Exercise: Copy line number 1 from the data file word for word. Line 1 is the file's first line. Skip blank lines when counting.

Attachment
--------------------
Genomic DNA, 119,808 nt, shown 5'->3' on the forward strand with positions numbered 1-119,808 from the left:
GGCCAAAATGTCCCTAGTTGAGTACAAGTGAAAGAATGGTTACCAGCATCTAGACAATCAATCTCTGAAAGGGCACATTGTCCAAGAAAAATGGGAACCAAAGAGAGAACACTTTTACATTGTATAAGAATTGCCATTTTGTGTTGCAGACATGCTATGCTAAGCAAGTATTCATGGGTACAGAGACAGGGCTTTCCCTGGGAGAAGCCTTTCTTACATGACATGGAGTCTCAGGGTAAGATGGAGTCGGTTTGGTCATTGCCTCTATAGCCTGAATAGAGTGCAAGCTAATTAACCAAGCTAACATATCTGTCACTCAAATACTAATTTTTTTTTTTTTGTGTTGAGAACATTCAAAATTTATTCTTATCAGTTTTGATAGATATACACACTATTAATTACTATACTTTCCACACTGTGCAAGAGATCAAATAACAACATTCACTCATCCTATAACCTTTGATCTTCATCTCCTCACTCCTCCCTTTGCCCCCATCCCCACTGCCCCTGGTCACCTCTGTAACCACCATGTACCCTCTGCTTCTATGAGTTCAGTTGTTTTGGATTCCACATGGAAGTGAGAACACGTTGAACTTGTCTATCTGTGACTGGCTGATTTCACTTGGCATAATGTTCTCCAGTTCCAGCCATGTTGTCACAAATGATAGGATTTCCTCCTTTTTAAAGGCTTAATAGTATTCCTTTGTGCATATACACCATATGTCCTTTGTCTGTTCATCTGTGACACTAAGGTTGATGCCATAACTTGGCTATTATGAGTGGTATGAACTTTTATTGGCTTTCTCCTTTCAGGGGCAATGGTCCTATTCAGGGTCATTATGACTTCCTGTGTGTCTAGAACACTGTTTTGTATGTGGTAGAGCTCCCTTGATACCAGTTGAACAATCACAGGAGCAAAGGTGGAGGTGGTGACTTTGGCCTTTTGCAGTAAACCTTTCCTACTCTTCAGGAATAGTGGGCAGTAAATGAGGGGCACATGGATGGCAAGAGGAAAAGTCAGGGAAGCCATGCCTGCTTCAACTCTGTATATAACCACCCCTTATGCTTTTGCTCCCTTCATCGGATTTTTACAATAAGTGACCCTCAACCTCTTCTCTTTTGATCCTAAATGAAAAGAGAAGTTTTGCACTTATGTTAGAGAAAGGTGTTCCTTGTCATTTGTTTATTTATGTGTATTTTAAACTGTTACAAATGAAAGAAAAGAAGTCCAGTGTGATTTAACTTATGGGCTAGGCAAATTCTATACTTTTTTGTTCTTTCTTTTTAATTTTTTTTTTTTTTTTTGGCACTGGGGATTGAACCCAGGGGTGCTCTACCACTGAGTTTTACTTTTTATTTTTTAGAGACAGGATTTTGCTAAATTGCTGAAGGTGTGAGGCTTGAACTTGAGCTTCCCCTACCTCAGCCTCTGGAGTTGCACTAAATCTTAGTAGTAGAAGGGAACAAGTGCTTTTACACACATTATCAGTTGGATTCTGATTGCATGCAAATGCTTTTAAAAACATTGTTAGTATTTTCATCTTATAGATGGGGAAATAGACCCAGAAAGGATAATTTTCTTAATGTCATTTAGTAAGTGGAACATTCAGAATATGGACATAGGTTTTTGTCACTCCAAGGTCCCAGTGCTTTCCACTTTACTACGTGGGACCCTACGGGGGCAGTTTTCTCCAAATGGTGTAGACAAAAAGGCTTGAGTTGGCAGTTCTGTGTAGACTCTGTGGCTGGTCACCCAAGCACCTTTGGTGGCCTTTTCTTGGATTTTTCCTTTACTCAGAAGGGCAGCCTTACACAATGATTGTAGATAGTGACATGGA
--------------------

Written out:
Genomic DNA, 119,808 nt, shown 5'->3' on the forward strand with positions numbered 1-119,808 from the left: